If anything, Romney's numbers, which are based on prior government estimates that go out only to 2019, might be low. “If you go out to 2022, it will raise [taxes] $800 billion to $1 trillion,” says Marc Goldwein, senior policy director at the Committee for a Responsible Federal Budget in Washington.
Included in the legislation are several major revenue raisers on individuals or companies to pay for the expansion of health-care coverage.
• First is a surcharge of 0.9 percent on the Medicare taxes paid on wages of $200,000 a year for those filing singly or $250,000 for those who are married and filing jointly.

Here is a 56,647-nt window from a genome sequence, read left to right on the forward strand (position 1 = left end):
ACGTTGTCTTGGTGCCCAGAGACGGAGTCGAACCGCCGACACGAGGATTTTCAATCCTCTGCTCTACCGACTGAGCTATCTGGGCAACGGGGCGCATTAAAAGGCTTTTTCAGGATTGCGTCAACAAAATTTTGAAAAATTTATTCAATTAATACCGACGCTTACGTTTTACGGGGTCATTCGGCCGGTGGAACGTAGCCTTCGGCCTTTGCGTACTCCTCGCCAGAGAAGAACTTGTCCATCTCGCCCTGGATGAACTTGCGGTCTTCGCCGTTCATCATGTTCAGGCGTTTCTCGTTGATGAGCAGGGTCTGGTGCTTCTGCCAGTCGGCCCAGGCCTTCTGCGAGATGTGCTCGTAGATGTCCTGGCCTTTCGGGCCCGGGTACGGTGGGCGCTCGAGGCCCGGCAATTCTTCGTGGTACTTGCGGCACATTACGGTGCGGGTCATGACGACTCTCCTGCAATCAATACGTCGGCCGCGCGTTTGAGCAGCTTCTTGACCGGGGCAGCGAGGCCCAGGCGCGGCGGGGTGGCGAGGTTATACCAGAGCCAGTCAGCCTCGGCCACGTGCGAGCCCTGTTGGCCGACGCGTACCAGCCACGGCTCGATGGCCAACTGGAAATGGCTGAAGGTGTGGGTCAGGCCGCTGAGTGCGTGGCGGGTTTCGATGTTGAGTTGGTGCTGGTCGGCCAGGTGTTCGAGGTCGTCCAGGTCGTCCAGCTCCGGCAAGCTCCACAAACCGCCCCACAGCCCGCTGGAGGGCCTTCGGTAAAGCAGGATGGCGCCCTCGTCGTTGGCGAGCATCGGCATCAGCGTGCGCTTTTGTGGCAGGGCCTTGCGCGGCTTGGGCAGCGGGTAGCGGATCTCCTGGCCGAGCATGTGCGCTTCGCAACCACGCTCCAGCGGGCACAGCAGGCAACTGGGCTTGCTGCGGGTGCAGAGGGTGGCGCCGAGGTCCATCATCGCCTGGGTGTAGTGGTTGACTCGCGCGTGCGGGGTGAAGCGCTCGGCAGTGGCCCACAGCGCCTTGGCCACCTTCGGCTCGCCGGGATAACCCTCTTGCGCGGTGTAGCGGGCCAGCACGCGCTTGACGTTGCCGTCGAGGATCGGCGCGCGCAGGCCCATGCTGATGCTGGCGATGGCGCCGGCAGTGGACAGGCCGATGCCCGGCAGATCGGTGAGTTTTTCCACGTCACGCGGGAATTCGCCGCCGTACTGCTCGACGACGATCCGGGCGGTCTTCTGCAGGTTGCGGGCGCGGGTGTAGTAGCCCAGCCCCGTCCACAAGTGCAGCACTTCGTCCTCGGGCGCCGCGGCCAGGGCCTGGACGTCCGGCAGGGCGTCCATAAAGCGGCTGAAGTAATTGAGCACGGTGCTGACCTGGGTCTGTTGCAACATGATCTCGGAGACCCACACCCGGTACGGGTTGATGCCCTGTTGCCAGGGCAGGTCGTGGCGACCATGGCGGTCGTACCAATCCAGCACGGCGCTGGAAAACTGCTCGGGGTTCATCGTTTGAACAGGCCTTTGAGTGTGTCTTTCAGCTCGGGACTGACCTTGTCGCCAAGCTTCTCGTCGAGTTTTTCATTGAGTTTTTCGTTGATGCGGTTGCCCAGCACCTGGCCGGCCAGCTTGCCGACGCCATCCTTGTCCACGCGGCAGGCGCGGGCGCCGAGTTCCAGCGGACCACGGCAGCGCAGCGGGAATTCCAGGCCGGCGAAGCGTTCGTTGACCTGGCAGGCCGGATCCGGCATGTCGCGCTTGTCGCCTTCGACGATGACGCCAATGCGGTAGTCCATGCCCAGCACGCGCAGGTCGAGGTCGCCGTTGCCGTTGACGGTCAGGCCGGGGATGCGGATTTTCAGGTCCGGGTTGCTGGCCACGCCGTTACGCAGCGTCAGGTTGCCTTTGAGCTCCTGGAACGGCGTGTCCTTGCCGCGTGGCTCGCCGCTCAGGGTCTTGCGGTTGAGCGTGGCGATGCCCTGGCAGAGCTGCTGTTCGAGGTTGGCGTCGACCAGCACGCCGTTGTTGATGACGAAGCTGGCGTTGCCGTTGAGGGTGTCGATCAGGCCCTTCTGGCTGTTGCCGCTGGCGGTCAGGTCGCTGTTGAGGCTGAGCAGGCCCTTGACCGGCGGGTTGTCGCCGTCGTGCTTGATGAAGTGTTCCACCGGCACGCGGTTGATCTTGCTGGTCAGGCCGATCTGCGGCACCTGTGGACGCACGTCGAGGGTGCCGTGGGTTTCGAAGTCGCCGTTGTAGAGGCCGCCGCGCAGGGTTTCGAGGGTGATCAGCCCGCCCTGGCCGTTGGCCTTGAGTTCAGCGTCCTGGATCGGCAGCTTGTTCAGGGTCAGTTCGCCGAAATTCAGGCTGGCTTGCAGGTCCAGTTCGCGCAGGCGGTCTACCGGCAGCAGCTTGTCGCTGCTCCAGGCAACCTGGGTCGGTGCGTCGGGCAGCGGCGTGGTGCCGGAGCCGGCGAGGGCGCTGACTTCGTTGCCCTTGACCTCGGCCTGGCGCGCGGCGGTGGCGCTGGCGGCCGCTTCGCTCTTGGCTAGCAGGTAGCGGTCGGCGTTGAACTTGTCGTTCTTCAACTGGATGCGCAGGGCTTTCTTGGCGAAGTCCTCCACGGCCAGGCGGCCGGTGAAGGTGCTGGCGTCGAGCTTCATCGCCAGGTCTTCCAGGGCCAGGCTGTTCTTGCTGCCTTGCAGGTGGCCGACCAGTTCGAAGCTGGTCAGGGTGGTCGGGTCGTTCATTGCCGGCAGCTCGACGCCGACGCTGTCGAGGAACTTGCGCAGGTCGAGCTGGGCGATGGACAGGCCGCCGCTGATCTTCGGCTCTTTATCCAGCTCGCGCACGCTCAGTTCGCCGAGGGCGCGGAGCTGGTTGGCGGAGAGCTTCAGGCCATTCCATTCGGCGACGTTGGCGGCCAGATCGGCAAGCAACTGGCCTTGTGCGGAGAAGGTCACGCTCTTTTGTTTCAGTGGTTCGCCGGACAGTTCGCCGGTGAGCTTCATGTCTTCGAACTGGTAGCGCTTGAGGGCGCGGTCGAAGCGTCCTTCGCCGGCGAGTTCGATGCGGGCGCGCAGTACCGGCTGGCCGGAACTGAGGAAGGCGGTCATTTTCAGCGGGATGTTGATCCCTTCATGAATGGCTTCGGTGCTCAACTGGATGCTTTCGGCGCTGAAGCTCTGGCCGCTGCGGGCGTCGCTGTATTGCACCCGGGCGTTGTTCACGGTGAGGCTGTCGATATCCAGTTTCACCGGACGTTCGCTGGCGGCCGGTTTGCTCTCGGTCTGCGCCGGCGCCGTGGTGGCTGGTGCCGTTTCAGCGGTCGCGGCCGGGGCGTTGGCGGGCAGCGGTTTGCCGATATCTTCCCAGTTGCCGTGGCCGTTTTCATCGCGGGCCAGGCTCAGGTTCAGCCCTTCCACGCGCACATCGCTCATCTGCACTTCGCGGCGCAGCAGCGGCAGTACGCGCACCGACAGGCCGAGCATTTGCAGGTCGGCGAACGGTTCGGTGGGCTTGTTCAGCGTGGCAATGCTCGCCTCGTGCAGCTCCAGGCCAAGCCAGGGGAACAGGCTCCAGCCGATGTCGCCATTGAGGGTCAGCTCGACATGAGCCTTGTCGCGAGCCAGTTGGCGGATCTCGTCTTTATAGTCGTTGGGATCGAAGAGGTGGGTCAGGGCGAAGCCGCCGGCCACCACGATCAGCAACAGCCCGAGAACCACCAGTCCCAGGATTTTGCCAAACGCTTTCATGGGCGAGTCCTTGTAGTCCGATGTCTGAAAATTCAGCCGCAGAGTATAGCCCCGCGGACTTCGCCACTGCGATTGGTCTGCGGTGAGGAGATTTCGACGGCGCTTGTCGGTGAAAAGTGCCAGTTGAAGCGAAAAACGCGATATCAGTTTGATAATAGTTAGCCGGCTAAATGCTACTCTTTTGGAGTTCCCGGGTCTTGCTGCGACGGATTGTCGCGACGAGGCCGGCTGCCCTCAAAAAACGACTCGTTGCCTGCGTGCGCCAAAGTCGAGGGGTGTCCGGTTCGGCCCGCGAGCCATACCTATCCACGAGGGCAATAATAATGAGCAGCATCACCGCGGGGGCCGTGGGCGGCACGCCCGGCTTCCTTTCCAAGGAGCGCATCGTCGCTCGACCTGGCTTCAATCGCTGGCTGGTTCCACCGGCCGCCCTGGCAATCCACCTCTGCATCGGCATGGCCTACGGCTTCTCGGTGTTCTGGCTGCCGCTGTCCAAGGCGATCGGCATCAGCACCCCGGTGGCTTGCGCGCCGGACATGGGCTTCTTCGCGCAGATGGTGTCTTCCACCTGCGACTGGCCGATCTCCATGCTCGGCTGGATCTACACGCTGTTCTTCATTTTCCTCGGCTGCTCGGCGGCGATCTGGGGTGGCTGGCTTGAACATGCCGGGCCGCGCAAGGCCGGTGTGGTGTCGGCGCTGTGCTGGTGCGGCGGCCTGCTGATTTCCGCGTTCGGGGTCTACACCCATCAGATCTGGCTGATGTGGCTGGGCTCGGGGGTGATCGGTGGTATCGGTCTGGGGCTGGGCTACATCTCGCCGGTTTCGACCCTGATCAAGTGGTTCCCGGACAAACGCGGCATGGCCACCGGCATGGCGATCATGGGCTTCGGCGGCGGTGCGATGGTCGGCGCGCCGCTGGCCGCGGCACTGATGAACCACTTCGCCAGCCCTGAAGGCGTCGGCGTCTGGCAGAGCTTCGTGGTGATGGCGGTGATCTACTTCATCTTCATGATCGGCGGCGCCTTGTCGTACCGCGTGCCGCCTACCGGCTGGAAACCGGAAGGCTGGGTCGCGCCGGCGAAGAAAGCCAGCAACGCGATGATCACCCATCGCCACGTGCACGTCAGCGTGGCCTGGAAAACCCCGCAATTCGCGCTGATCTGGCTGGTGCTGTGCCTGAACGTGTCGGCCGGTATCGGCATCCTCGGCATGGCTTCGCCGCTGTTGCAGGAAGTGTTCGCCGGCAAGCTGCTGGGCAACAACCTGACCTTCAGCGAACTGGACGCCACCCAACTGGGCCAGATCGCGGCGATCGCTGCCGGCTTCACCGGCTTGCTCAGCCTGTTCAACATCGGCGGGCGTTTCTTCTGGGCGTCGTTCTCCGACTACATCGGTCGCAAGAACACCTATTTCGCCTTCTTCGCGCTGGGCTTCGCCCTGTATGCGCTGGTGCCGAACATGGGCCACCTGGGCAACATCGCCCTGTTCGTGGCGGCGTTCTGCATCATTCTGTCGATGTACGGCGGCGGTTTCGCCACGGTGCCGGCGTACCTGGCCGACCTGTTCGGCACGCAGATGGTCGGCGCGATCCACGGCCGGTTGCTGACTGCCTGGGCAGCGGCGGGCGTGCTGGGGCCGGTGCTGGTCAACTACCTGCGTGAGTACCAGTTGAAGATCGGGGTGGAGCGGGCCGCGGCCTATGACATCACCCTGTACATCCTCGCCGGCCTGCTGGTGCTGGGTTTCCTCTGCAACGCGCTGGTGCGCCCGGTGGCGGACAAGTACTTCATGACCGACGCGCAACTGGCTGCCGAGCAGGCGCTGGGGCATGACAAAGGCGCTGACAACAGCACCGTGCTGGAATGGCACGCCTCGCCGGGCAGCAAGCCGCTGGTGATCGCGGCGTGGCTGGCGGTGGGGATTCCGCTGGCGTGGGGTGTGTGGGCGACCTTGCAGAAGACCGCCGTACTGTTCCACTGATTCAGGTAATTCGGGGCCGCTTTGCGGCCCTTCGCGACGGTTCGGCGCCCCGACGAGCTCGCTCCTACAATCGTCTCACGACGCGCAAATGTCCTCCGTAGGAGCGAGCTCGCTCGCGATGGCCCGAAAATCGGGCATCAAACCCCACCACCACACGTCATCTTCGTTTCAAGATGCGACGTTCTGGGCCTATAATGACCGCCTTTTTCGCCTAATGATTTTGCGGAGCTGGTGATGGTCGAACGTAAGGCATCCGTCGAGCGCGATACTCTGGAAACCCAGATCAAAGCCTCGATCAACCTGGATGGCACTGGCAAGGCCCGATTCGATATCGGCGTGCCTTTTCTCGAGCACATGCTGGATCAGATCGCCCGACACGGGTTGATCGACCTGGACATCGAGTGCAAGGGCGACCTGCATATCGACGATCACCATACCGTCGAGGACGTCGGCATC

• In addition, there is a 3.8 percent tax on unearned income of over $250,000, such as dividends and capital gains.
According to the congressional Joint Committee on Taxation, these taxes alone are estimated to raise $210 billion over 10 years or about 40 percent of the new revenue. Since Romney gets most of his income from passive investments, based on his income of $42 million over a two-year period, he would owe an additional $1.6 million.
• Another major tax increase is new taxes or fees on medical devices, drug manufacturers, and importers of medical devices. The Congressional Budget Office estimates this group would bring in an additional $107 billion over 10 years.